Big Trouble in a Socialist paradise

Discussion in 'Politics' started by DKR, Jul 22, 2017.


  1. DKR

    DKR Raconteur of the first stripe

    Big Trouble in a Socialist paradise - that paradise is Minneapolis MN.

    Protests erupt at Minneapolis mayor's press conference announcing police chief resignation

    The mayor got steamrolled by protesters. Just appointing a new (and a person of color) Police Chief wasn't going to be near enough. The protesters called for the Mayor to step down.

    Before she was interrupted, Hodges announced that she would nominate Assistant Chief Medaria Arradondo to replace Harteau.

    Arradondo, who is African-American, joined the department as a patrol officer in 1989. He had been Harteau's chief of staff before becoming assistant chief in April.

    I saw the protest - pretty loud, but 'peaceful'. How the hell the citizens got into a presser in the first place shows (really) how bad a mayor Betsy really is. BTW - there was no security at the presser - could have gotten ugly.

    You can watch the protest on line, the folks seemed plenty steamed.

    Lets look at the area:
    The population of Minneapolis has declined since its peak of 521,718 in 1950, with a small rebound between the periods of 1990 to 2000 and 2000 to 2010. The U.S. Census Bureau reported 382,578 in 2010, down from 382,618 in the 2000 Census. Roughly, now, the size of Anchorage Ak.

    In contrast, the Minneapolis–Saint Paul metropolitan area including the suburbs doubled in population since 1950 and now has approximately 3.5 million residents. Even with New Age math, that's a major increase.

    In 1950, approximately 70.0% of the metropolitan area's population was concentrated in the two core cities of Minneapolis and its twin city, St. Paul, Minnesota. By 2010, the two cities held only 20.0% of the metropolitan area total population.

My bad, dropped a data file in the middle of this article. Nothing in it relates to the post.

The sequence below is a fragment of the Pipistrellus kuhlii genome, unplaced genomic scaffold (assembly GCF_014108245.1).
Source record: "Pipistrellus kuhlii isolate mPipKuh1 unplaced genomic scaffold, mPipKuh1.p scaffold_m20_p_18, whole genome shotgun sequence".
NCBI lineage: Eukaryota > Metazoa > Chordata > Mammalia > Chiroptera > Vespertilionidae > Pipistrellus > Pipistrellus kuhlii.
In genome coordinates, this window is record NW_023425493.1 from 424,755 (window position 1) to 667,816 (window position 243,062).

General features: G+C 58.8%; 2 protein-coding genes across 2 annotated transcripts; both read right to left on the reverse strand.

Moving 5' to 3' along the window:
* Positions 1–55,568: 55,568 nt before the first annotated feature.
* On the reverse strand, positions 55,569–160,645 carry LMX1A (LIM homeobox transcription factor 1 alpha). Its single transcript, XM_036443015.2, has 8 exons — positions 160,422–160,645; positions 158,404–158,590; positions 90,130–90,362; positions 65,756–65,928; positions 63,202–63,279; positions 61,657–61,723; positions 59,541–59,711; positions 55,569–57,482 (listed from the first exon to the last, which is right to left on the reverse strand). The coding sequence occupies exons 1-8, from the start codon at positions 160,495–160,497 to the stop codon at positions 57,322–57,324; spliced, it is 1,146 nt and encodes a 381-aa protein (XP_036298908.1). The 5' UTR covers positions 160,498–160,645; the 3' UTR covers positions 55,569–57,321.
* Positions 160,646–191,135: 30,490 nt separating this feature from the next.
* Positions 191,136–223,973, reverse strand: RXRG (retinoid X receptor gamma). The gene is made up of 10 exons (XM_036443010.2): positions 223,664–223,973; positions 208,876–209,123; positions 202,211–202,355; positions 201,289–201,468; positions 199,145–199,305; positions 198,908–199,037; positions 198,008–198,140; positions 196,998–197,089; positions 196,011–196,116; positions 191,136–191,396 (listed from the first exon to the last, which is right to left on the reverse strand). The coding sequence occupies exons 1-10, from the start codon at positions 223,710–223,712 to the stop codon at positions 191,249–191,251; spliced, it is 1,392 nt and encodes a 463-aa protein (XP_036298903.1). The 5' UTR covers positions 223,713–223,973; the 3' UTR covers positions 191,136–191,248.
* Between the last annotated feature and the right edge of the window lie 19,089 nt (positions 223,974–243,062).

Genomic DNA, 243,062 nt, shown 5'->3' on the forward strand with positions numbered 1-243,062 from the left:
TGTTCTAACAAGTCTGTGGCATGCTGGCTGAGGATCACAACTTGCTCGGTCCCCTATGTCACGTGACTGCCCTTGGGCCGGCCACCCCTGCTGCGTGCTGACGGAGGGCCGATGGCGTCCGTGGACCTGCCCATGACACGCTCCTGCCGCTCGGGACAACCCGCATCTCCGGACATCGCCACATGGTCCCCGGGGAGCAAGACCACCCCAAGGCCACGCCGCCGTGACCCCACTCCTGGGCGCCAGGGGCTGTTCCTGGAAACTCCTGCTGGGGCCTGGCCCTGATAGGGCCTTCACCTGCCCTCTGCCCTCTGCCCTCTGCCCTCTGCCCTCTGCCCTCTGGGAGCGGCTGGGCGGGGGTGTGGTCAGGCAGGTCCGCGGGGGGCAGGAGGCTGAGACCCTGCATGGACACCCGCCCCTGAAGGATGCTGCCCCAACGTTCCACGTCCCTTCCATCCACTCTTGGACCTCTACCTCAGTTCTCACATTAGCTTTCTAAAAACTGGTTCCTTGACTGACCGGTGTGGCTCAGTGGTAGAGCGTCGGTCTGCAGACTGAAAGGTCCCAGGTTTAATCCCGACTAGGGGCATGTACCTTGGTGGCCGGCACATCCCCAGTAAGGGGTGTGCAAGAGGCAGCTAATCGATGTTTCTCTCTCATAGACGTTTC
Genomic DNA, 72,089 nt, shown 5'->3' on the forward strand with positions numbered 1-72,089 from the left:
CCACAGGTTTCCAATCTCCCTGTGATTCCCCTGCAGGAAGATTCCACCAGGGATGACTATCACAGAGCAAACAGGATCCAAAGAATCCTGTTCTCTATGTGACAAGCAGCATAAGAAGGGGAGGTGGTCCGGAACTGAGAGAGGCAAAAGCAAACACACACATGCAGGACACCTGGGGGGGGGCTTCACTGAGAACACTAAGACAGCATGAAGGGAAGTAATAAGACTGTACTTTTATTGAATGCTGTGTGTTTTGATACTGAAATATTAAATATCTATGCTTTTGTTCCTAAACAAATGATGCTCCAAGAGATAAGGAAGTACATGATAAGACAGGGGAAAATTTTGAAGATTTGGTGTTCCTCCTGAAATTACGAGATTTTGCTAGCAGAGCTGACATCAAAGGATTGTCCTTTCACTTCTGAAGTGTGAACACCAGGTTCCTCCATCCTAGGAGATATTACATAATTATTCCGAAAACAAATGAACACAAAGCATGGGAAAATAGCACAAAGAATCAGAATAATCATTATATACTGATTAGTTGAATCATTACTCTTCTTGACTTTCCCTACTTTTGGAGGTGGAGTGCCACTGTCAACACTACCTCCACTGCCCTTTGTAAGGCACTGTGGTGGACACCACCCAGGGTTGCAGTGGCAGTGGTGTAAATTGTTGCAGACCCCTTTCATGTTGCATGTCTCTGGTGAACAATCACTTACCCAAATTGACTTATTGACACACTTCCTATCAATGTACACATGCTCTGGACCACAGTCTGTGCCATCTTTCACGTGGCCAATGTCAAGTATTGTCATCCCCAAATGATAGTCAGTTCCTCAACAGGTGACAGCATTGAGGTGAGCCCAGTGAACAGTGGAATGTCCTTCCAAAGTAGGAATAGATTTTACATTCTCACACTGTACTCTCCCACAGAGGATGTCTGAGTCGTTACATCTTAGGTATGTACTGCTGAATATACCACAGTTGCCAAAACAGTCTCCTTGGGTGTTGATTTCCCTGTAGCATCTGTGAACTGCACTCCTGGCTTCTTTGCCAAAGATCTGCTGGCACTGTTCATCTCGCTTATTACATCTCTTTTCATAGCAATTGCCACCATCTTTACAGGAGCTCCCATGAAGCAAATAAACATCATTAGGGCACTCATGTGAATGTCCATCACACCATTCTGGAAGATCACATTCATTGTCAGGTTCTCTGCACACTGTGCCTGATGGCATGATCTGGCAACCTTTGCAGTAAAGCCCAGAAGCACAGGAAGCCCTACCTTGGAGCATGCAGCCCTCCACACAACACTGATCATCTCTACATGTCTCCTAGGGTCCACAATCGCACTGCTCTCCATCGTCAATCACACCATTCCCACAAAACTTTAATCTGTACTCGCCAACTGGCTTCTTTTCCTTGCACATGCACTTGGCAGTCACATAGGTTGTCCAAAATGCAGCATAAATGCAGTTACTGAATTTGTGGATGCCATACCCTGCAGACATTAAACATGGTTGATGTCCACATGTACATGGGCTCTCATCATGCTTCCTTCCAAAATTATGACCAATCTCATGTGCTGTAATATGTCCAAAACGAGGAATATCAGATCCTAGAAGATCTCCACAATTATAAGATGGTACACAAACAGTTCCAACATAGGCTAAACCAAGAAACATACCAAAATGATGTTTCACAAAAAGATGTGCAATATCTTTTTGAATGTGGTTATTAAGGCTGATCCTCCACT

Increased housing production such as the construction of condominiums has brought Downtown Minneapolis' population to a little over 30,000 inhabitants

    Jobs?
    Though jobs are leaving the city, Minneapolis has a highly educated work force. The share of adults in the labor force was 70.0% and the recorded low unemployment rate was 4.7% in 2002. However, racial and ethnic minorities lag behind White counterparts with 15.0% of African Americans and 13.0% of Hispanics holding bachelor's degrees, compared to 42.0% of European Americans.

    About 15.8% of families and 21.5% of the population were below the poverty line, including 33.1% of those under age 18 and 12.4% of those aged 65 or over.

    Since the 1950s, the city has been diversifying. Immigrants from countries such as Somalia, Ethiopia, Vietnam, Laos, and Cambodia have brought Minneapolis a more ethnically diverse population. According to the recent 2006-2008 estimates, non-Hispanic whites now represent 64.2% of Minneapolis's population, up from the 2000 figure. Most major American cities are gaining minorities and losing whites. However, out of the nation's 100 largest cities, Minneapolis is one of seventeen cities in which the trend has halted or even reversed.

    This is normally galled Gentrification.

    Lets look a little deeper -
    In Minnesota, white voters had about a 71 percent turnout (in the last election) , while the voting rates were 66 percent for blacks, 52 percent for Asians and 37 percent for Hispanics.

    n the 2010 Census, about 79 percent of people in the Minneapolis-St. Paul-Bloomington area said they were non-Hispanic white. Only 8.4 percent said they were non-Hispanic black.